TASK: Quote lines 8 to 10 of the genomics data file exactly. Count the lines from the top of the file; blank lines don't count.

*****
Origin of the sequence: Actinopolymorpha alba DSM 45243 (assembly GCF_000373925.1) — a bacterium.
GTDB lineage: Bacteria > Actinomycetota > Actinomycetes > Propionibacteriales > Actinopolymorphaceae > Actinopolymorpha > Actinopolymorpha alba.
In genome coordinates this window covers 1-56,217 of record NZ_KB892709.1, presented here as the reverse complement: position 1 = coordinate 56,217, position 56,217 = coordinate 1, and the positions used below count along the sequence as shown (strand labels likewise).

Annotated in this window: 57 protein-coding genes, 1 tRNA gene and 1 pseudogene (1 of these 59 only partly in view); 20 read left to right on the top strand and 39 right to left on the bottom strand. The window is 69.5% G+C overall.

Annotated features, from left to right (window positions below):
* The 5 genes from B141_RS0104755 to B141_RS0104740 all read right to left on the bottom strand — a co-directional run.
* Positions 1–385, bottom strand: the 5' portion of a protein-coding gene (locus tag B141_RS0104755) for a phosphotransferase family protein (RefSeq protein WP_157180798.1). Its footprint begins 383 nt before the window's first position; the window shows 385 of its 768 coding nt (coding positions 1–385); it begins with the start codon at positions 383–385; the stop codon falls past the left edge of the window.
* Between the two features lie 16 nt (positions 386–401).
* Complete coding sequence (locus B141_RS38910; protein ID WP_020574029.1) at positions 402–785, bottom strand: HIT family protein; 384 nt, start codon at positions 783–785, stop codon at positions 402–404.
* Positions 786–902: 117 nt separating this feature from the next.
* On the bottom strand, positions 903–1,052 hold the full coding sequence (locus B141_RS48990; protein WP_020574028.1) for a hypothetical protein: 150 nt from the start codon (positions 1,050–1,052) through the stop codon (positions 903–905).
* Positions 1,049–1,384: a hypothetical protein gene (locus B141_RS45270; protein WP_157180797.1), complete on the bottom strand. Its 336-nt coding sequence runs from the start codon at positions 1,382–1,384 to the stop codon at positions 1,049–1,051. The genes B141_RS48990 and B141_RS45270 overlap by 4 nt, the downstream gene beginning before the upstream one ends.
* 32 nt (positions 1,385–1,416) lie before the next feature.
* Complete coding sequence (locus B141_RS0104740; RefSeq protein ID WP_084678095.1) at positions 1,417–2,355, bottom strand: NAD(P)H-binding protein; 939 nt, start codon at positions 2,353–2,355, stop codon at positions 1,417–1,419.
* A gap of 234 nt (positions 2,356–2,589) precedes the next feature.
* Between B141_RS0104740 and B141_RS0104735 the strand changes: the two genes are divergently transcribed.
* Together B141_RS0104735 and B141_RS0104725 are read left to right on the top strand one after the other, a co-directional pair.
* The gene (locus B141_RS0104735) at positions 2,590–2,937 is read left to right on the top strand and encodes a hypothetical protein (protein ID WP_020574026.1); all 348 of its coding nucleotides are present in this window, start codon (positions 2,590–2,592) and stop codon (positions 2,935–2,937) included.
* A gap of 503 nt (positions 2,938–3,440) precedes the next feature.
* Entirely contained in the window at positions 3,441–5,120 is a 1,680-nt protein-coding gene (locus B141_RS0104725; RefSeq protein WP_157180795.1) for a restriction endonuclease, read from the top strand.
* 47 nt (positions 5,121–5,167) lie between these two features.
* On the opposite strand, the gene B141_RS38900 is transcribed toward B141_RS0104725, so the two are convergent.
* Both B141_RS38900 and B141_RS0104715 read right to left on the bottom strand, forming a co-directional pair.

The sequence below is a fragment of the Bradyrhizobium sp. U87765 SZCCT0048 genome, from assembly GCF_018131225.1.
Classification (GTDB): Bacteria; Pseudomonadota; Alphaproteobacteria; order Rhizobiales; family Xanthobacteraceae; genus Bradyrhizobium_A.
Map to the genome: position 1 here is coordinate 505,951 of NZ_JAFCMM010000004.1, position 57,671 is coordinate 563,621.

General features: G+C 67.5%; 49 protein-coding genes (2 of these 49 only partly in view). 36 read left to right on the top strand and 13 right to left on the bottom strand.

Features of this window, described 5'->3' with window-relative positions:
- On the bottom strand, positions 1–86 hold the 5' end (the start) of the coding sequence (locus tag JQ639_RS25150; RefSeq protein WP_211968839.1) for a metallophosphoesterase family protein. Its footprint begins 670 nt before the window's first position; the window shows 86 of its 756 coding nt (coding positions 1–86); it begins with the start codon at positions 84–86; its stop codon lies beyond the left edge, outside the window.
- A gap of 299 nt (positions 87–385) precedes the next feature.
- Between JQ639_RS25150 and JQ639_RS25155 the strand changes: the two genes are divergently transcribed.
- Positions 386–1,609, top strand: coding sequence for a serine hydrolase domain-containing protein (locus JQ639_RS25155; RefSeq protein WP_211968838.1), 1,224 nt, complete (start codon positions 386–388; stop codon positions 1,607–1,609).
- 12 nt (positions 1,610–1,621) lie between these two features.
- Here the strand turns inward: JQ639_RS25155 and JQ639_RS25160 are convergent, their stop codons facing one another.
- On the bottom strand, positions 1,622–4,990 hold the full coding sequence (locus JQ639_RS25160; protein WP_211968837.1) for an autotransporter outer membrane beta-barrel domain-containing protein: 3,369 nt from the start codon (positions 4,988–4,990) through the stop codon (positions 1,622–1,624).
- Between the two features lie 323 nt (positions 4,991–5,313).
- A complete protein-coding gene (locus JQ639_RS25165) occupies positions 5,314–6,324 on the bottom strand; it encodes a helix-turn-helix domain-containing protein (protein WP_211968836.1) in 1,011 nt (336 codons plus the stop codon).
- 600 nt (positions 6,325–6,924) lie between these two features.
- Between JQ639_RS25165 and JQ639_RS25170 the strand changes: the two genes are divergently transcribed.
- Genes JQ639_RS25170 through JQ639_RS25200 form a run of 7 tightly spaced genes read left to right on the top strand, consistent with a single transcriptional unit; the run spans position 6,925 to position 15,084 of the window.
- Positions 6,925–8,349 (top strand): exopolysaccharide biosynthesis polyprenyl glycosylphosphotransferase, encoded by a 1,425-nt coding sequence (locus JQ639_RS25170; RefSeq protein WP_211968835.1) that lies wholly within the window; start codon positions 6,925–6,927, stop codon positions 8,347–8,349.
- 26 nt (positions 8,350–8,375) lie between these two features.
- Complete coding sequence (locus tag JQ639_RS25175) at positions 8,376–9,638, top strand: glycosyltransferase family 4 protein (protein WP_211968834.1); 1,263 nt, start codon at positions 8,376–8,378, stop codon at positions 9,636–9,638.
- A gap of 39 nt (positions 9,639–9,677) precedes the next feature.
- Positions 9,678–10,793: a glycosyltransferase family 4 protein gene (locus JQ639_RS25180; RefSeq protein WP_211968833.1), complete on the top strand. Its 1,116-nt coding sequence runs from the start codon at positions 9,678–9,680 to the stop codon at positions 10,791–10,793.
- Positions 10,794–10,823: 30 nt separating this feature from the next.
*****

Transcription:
* Between the two features lie 16 nt (positions 386–401).
* Complete coding sequence (locus B141_RS38910; protein ID WP_020574029.1) at positions 402–785, bottom strand: HIT family protein; 384 nt, start codon at positions 783–785, stop codon at positions 402–404.
* Positions 786–902: 117 nt separating this feature from the next.